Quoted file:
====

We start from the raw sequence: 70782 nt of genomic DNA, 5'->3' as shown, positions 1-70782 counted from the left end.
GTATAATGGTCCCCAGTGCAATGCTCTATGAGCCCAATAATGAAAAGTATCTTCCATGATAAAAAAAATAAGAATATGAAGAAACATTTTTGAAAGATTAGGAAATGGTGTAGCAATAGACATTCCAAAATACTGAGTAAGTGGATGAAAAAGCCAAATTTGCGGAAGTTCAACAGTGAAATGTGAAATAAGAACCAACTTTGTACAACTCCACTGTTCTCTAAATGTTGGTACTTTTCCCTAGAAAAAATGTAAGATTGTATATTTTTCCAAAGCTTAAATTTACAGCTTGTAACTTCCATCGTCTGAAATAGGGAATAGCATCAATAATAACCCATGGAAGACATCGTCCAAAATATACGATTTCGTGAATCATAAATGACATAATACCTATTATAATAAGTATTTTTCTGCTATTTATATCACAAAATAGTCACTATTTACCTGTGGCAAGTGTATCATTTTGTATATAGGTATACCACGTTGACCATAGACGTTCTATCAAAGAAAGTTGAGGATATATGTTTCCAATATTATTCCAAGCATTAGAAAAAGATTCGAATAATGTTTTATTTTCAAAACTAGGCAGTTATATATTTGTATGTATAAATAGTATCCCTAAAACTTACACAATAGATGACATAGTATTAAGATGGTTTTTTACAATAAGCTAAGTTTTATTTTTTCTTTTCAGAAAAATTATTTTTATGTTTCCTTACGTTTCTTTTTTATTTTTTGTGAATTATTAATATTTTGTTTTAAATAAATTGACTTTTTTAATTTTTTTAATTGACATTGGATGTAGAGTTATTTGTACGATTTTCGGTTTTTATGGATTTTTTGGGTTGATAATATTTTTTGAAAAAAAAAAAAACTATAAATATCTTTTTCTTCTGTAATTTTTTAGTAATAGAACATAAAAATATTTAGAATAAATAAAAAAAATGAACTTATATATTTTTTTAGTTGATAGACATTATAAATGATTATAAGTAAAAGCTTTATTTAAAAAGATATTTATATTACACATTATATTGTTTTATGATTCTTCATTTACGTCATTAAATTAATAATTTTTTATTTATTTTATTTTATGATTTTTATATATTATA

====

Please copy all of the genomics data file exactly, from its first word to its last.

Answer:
We start from the raw sequence: 70782 nt of genomic DNA, 5'->3' as shown, positions 1-70782 counted from the left end.
GTATAATGGTCCCCAGTGCAATGCTCTATGAGCCCAATAATGAAAAGTATCTTCCATGATAAAAAAAATAAGAATATGAAGAAACATTTTTGAAAGATTAGGAAATGGTGTAGCAATAGACATTCCAAAATACTGAGTAAGTGGATGAAAAAGCCAAATTTGCGGAAGTTCAACAGTGAAATGTGAAATAAGAACCAACTTTGTACAACTCCACTGTTCTCTAAATGTTGGTACTTTTCCCTAGAAAAAATGTAAGATTGTATATTTTTCCAAAGCTTAAATTTACAGCTTGTAACTTCCATCGTCTGAAATAGGGAATAGCATCAATAATAACCCATGGAAGACATCGTCCAAAATATACGATTTCGTGAATCATAAATGACATAATACCTATTATAATAAGTATTTTTCTGCTATTTATATCACAAAATAGTCACTATTTACCTGTGGCAAGTGTATCATTTTGTATATAGGTATACCACGTTGACCATAGACGTTCTATCAAAGAAAGTTGAGGATATATGTTTCCAATATTATTCCAAGCATTAGAAAAAGATTCGAATAATGTTTTATTTTCAAAACTAGGCAGTTATATATTTGTATGTATAAATAGTATCCCTAAAACTTACACAATAGATGACATAGTATTAAGATGGTTTTTTACAATAAGCTAAGTTTTATTTTTTCTTTTCAGAAAAATTATTTTTATGTTTCCTTACGTTTCTTTTTTATTTTTTGTGAATTATTAATATTTTGTTTTAAATAAATTGACTTTTTTAATTTTTTTAATTGACATTGGATGTAGAGTTATTTGTACGATTTTCGGTTTTTATGGATTTTTTGGGTTGATAATATTTTTTGAAAAAAAAAAAAACTATAAATATCTTTTTCTTCTGTAATTTTTTAGTAATAGAACATAAAAATATTTAGAATAAATAAAAAAAATGAACTTATATATTTTTTTAGTTGATAGACATTATAAATGATTATAAGTAAAAGCTTTATTTAAAAAGATATTTATATTACACATTATATTGTTTTATGATTCTTCATTTACGTCATTAAATTAATAATTTTTTATTTATTTTATTTTATGATTTTTATATATTATA